The piles of new books that tower atop my desk are a bit embarrassing. When I'm seated, I cannot even be seen from the cubicle next to me. On more than one occasion, I've hoped that the neatly stacked piles won't collapse and crush me. (What an obit that would be: death by cookbook.)

That's the hazard of the cookbook flurry this time of year as publishers rush their volumes to press for holiday gift giving. For those who love books, this is the best time of year and definitely the most delicious.

For a taste of books that have made me hungry, read on and see if one suits your giftee.

For the reader who loves to burrow into a food book with as much enthusiasm as with a novel: "50 Foods: The Essentials of Good Taste," by Edward Behr (Penguin Press, $35). Long before there were bloggers, Behr offered his thoughts on food in The Art of Eating, a journal he founded.

Here he examines 50 foods that he considers to be essential — acknowledging that not everyone will agree — and offers a bit of history and best preparation technique for each, all in his distinctively simple, elegant prose.

His list tilts East Coast (he lives in Vermont) and, occasionally, highbrow, with anchovies, caviar, cod, crab, oysters, sweetbreads and truffles among them.

But the remainder of the foodstuffs will be familiar to Midwesterners, with chocolate, honey, lettuce, pork and more that come under his microscope. It's a delightful book with beautiful design and clever illustrations from Mikel Jaso that will make you smile (at least I did). No recipes, but plenty of insight.

For the reader who loves France: "The French Kitchen Cookbook: Recipes and Lessons From Paris and Provence," by Patricia Wells (William Morrow, $35). The former restaurant critic for the International Herald Tribune has based her book on the cooking school she has run for almost 20 years in two areas in France.

"Read the recipe," she states (we have to agree with that!) and then she takes us on a romp through her lessons, veering occasionally away from French food to include recipes for dishes (such as cold Vietnamese shrimp and noodles) from culinary lessons she's taught while traveling in other countries.

For the reader from the Midwest: "Fried Walleye and Cherry Pie: Midwestern Writers on Food," edited by Peggy Wolff (University of Nebraska Press, $19.95). The Midwest may have been home to much of the food industry, but there hasn't been a comparable amount of reflection on the foods of the Heartland that, say, the South has received. Thirty writers take up the challenge in this compilation, with tales of the Minnesota State Fair, meatloaf, pâtè and Cincinnati chili.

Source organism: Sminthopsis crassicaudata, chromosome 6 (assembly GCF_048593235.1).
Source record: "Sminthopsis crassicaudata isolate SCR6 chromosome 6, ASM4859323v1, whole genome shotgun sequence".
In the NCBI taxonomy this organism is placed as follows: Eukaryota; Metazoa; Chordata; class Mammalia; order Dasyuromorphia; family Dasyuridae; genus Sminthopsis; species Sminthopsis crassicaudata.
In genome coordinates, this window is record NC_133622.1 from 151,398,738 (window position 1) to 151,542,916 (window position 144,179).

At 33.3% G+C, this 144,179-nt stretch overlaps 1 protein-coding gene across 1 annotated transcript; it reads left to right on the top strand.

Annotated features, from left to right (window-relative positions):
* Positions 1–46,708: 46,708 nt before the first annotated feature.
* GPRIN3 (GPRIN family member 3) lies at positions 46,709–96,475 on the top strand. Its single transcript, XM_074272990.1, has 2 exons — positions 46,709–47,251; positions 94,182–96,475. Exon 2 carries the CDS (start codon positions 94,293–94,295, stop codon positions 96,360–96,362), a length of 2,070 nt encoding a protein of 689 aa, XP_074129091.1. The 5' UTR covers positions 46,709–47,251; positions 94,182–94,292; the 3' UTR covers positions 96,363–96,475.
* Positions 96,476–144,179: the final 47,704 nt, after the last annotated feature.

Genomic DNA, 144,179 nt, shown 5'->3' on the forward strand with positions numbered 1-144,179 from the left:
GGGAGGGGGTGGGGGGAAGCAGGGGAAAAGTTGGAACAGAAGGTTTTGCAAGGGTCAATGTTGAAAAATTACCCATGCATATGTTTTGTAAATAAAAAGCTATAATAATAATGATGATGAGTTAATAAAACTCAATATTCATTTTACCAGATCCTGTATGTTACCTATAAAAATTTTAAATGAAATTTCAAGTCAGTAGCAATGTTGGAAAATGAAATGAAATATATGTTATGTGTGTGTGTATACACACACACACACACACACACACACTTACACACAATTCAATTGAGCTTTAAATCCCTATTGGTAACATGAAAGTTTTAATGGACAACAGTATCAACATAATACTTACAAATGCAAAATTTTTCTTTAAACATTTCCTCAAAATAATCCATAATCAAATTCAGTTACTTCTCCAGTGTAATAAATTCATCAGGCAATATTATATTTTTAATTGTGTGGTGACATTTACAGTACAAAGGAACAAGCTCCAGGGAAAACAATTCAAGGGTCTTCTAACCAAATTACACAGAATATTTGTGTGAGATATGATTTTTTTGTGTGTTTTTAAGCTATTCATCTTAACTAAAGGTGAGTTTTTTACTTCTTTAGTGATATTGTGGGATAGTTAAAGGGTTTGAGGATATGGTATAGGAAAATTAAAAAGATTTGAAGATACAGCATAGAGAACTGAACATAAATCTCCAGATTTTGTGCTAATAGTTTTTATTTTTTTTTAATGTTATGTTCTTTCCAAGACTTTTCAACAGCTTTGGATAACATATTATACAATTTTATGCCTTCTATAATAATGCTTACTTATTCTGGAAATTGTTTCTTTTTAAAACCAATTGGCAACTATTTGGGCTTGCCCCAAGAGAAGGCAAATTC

Essays include those with Minnesota connections, including Anne Dimock, Lorna Landvik and Bonny Wolf. A few recipes expand on the stories, but this is a book for reading rather than cooking.

For the reader from a certain generation or the vegetarian on your list: "Moosewood Restaurant Favorites," by the Moosewood Collective (St. Martin's Press, $29.99). Back in 1973 when the Moosewood Restaurant opened its doors in Ithaca, N.Y., vegetarian food was at its most basic. This was long before there was talk of fair-trade foods and in the early days of yogurt in the United States. How times have changed in the kitchen.

In this book, 250 classic recipes from the restaurant's past have been updated, from a quinoa vegetable salad to ratatouille and tofu burgers. So has the approach (there are fish recipes here, which probably didn't appear in the early days). This is a warmhearted volume written with care and commentary that reminds us that organic and sustainability were once on the fringes of society.

For the cook who loves bourbon: "Bourbon," by Kathleen Purvis (University of North Carolina Press, $18). From the food editor of the Charlotte Observer, this collection of 50-plus recipes shows that the beverage of choice is for more than drinking, though you'll find the history of that in this volume that's part of the exquisite Savor the South series. From Pecan Bourbon Balls to the mint julep, this is a book to enjoy, neat or on the rocks.

For the cook who loves Charleston: "The Lee Bros. Charleston Kitchen," by Matt Lee and Ted Lee (Clarkson Potter, $35). The Lee brothers focus on the South Carolina town where they grew up in an homage to the city and surrounds and the distinct foods that are part of its heritage. Old and new mingle, as do the historical and present-day photos in the book.

For the cook who loves pasta: "Sauces & Shapes: Pasta the Italian Way," by Oretta Zanini de Vita and Maureen B. Fant (W.W. Norton, $35). Consider this to be a user's manual to pasta and the 150 sauces and soups that can be paired with them.

Follow Lee Svitak Dean on Twitter: @StribTaste